Waited a day, step by step,
Condé, weary of victory.
They are near a white vase,
Neatly done and very gallant.
Is it modern? is it antique?
Others than me know this;
But I quite like to see him there,
Being sure that he is not Gothic.
He is a good vase, a good neighbor;
I readily believe him cousin
Of my rose-colored steps;
He shelters them with pride.
Oh my God ! in so few things
What grace and what beauty!
Tell us, graceful marches,
Kings, princes, prelates,
And the marquises with a great noise,
And the beautiful ambitious ones,
Whose steps you have counted;
These especially, I imagine,
Touching you did not weigh.
When velvet or ermine
Brushed against your delicate contours,
Which was the lightest?
Is it Queen Montespan?
Is it Hortense with a novel,
Maintenon with his breviary,
Or Fontange with his ribbon?
Beautiful marble, have you seen La Vallière?
From Parabère or Sabran
Which one knew better to please you?
40
Between Sabran and Parabère
Even the Regent, after supper,
Would capsize to the point of being mistaken.
Have you seen the mighty Voltaire,
This great rebellion of prejudices,
Advocate of people badly judged,
Of Christ this terrible adversary,
Bedeau from the temple of Kythera,
Presenting at the Pompadour
His old holy water of court?
Have you seen, as in the hermitage,
The Dubarry roundelette
Running, drinking milk,
Barefoot, on the flowering lawn?
Marches who know our history,
In the pompous days of your glory,
What a happy world in these groves!
What great lords, lackeys,
So many duchesses, abomasum,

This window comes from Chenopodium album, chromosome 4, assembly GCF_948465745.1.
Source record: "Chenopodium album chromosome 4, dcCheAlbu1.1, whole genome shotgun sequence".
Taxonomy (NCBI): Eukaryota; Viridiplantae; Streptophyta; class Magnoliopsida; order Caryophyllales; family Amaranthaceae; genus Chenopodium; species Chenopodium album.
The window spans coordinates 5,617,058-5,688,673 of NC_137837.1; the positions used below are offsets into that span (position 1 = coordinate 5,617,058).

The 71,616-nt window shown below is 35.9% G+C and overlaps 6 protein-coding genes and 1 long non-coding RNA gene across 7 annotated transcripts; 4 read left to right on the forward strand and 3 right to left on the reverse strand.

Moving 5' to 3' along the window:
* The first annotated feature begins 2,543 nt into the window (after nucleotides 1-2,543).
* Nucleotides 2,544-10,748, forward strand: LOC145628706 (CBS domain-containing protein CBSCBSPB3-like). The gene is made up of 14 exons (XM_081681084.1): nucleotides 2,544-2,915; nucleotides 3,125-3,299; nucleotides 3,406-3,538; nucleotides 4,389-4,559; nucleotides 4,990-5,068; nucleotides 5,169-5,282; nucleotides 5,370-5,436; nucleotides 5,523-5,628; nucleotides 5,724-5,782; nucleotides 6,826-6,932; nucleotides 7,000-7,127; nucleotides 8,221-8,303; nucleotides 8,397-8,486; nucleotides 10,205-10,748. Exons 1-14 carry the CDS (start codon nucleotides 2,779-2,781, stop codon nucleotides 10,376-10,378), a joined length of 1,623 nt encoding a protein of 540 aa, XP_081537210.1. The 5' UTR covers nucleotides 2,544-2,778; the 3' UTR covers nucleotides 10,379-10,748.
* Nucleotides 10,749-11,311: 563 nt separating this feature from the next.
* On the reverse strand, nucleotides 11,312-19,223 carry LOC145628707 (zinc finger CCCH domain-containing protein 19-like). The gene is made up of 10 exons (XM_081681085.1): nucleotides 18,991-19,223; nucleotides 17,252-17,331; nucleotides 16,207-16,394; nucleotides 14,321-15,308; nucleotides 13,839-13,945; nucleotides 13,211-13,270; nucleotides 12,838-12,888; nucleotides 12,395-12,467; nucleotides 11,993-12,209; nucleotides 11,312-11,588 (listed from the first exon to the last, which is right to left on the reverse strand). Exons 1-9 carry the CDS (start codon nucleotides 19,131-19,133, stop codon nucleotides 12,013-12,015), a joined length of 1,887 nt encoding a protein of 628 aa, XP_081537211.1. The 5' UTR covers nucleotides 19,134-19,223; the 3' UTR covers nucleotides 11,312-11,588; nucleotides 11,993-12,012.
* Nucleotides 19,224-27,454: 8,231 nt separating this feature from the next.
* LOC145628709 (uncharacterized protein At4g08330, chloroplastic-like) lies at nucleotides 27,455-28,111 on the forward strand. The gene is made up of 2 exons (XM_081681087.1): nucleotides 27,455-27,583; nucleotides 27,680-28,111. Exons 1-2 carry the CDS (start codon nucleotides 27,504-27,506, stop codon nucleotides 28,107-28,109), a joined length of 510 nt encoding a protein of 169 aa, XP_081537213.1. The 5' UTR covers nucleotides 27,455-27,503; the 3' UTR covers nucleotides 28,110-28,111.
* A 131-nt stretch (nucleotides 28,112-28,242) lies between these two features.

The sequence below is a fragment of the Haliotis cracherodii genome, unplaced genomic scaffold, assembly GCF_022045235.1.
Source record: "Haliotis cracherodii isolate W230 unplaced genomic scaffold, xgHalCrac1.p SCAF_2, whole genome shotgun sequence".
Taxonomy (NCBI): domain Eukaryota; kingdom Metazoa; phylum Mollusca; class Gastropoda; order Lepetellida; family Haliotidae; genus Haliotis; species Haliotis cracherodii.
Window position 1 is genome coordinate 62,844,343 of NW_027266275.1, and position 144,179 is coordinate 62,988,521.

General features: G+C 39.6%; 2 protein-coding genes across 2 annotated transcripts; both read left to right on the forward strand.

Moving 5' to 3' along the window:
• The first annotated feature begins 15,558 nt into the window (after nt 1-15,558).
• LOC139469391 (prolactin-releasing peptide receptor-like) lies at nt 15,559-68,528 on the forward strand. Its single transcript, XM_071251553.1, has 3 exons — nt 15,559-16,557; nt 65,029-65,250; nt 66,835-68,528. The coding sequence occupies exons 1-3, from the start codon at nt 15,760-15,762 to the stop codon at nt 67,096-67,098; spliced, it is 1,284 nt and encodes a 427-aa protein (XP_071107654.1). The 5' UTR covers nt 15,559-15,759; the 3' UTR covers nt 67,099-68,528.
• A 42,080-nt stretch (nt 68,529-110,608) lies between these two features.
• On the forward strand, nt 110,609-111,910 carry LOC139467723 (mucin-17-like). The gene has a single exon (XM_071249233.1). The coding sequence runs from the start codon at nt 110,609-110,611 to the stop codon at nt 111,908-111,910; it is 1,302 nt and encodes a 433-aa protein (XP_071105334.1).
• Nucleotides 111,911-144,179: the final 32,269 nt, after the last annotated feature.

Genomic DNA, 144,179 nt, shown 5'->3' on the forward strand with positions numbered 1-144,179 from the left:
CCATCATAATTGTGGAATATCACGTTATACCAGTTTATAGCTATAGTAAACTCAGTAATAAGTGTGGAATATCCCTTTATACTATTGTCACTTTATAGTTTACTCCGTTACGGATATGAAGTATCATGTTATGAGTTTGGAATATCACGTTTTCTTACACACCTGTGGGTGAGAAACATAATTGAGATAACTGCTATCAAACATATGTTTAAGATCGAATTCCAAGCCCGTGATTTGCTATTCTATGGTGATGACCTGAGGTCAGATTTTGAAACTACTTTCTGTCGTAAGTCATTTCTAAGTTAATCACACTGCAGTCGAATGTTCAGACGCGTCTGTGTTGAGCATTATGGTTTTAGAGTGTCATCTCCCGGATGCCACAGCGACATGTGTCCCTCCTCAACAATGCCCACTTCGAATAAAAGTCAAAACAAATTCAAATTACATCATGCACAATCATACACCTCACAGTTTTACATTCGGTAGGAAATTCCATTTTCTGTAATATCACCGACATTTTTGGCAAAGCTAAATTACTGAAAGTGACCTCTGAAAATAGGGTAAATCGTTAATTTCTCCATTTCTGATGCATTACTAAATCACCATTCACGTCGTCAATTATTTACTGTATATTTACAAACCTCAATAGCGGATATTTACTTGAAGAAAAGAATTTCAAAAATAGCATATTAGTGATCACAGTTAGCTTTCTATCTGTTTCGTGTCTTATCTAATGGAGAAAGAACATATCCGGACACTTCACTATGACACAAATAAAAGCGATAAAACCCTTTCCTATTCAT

Red heels, sequins,
So many sighs and cackles,
What plumes and caps,
Of frills and breeches,
What powder under these cradles,
So many people, without counting the fools!
August reign of the wig,
The bourgeois who ignores you
Merit on his flat neck
To have an eternal beanie.
And you, century with a playful mood,
Century all covered with starch,
Those who despise your flour
Are in horror to Cupid! …
Is that your opinion, pink marble?
Despite myself, yet I guess
That the chance that put you there
Didn’t make you for that.
In the land where the sun shines,
Near a Greek or Latin temple,
The beautiful feet of a young girl,
Smelling of heather and thyme,
Slapping you with their sandals,
Would have better cheered your tiles
Than a satin slipper.
Is it also for this use
That nature had formed
Your once virgin and wild block
That genius would have animated?
When the pickaxe and the trowel
Sealed you in this muddy park,
By planting yourself there in spite of the gods,
Mansard insulted Praxiteles.
Yes, if your sides were to open,
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We had to get out
Some new divinity.
When their saw squeaked on you,
The stonemasons hurt
Some Venus still sleeping,
And the purple that colors you
The blood she shed comes to you.
So is it true that everything
May thus be trampled underfoot,
The rock where the eagle lands,
Like the leaf of the rose
Who falls and dies in our paths?
Does the common mother,
Once his work is done,
Randomly delivers the material,
Like the thought of forgetting?
Does the bitter turmoil
Throw the pearl to the lapidary
So that he crushes it without ceremony?
Does the vulgar absurd
Can dishonor everything on earth
At the whim of a copper or a mason?

Alfred de Musset

The beauty of a photograph is made up of three essential angles: the frame, the brightness and the sound. Seize the day, put very little trust in tomorrow. Work by Gokhan Altintas Photography produced in his studios in Versailles.

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Red, White, Yellow